Neural Activity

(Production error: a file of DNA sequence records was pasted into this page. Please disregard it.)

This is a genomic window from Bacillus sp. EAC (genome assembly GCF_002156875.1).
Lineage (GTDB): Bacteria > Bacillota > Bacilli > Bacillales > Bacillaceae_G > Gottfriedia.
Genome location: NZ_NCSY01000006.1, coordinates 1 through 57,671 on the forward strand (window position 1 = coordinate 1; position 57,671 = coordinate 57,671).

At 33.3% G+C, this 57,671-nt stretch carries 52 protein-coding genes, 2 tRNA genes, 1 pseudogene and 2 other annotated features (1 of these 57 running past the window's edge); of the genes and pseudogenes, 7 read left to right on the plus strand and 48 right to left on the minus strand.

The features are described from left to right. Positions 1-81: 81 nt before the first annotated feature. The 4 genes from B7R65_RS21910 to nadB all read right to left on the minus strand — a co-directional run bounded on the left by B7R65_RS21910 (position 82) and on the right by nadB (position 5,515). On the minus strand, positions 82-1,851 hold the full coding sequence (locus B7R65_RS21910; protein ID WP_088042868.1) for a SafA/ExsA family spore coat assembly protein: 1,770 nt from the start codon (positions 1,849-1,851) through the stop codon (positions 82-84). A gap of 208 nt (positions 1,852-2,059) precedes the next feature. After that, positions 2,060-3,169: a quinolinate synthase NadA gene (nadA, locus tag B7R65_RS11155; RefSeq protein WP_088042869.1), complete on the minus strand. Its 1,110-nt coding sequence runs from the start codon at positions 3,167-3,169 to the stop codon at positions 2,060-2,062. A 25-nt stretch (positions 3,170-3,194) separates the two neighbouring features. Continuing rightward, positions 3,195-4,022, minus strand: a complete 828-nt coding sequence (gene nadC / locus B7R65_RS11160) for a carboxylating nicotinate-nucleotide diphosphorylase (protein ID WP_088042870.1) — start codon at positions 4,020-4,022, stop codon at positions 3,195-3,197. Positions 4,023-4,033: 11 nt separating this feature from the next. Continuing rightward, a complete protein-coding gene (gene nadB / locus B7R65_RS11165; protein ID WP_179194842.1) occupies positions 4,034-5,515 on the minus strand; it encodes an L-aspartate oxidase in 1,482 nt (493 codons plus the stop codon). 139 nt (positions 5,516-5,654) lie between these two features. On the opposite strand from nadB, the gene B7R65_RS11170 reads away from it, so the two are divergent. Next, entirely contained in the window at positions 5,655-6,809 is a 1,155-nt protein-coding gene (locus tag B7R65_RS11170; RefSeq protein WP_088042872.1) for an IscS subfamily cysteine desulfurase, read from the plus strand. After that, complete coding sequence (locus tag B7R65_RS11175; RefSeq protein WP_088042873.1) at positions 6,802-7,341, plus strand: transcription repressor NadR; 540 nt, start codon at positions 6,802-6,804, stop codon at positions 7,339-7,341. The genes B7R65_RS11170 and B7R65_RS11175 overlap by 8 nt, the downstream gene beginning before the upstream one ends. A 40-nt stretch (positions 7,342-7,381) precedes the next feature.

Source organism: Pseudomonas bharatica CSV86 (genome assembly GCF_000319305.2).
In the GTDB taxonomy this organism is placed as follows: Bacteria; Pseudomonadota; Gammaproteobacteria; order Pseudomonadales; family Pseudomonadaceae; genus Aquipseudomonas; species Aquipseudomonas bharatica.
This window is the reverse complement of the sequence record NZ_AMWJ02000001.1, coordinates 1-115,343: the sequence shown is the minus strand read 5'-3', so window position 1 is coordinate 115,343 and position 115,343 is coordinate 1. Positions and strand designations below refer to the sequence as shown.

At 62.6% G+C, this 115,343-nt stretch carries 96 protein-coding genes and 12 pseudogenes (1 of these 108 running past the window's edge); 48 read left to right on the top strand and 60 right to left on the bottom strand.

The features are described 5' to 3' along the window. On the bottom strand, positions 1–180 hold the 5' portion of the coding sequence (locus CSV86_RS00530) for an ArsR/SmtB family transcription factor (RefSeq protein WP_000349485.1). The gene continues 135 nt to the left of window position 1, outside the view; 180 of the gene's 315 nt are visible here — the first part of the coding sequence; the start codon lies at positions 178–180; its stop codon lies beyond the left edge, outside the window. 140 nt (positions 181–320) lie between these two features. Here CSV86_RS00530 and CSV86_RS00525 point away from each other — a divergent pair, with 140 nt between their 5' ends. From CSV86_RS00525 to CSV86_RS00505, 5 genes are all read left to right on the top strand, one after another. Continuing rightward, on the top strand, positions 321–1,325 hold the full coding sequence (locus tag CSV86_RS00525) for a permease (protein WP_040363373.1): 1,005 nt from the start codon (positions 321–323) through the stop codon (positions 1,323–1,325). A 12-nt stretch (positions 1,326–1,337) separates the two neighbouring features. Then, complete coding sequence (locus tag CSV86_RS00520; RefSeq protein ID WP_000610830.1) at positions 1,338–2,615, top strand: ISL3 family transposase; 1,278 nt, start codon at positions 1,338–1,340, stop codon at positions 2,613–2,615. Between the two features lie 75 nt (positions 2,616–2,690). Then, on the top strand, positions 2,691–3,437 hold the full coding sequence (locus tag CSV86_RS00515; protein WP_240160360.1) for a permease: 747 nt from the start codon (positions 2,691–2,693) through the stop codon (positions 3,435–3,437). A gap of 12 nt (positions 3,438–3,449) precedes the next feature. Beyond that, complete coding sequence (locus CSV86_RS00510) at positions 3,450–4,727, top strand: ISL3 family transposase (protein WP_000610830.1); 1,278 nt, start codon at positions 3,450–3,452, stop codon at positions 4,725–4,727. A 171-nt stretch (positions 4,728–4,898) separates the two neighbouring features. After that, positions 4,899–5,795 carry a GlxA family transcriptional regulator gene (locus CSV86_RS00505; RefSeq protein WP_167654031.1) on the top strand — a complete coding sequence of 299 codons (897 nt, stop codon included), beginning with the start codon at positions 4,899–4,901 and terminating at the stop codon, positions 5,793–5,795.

Agarwood has been traditionally used as a medicine for tranquilizing and reducing excitement in China, Southeast Asia, and the Middle East for centuries. Modern pharmacological studies have demonstrated that agarwood has an active effect on the nervous system [48,49]. Okugawa et al. [50] determined that a benzene extract of A. malaccensis agarwood reduced spontaneous motility, prolonged hexobarbiturate-induced sleeping time, and decreased rectal temperature, whereas petroleum ether, chloroform, or water extracts did not have that effect. A further bio-guided isolation of a benzene extract found that jinkoh-eremol and agarospirol were the main active constituents [51,52]. Takemoto et al. [53] reported that agarwood essential oil sedated mice through vapor inhalation, in which the main volatile constituents were benzylacetone, α-gurjunene, and (+)-calarene. As benzylacetone had a sedative effect, a number of derivatives were synthesized and assessed for a sedative effect. The results demonstrated that benzylacetone-like compounds had sedative activities, and their intensities varied depending on the functional group in the carbon chain, the substituent in the benzene ring, and their combinations [54]. Our recent studies showed that both the ethanol extract and essential oil of agarwood, induced by the whole-tree agarwood inducing technique in A. sinensis trees, had a sedative-hypnotic effect, where its potential mechanism is related to regulating the gene expression of GABAA receptors and potentiating the GABAAreceptor function [55,56]. Agarofuran, derived from agarwood essential oil, was reported to have anxiolytic and anti-depression activity in mice [49]. To explore a potential drug for treating anxiety and depression, a series of agarofuran-like derivatives were synthesized and the activity screened, among which, buagafuran was an effective compound for anti-anxiety and anti-depression, with low toxicity and a high safety coefficient [49,57]. The potential mechanism might be through modulating central neurotransmitters, such as dopamine [58]. A metabolic study showed that buagafuran could be transformed to hydroxy metabolite and carbonyl one in a human liver microsome, where carbonyl metabolite was the main one [59]. Until now, phase II clinical trials are being conducted on buagafuran. Furthermore, many other activity screening results have also shown that compounds from agarwood have an effect on neural activity. Compound 7 (10 µg/mL) showed neural protective activity against both glutamate-induced and corticosterone-induced neurotoxicity in PC12 pheochromocytoma and human U251 glioma cells [16]. Compounds 118 and 119exhibited potent anti-depressant activity in vitro by inhibiting [3H]-5-HT reuptake in rat synaptosomes [37]. Compound 120 demonstrated remarkable antidepressant activity in vitro, by inhibiting norepinephrine reuptake in rat brain synaptosomes [38]. Simultaneously, seventeen new 2-(2-phenylethyl)chromones, including compounds 2227293133686978808286, and eleven new terpenoids, such as 103105and 110117, had acetylcholinesterase inhibitive effect [8,20,21,26,28,32,33,34,35]. Above all, neural activity of agarwood is one of the most studied aspects with many active compounds and a promising drug candidate found, which will sustain it as a research hotspot in the future.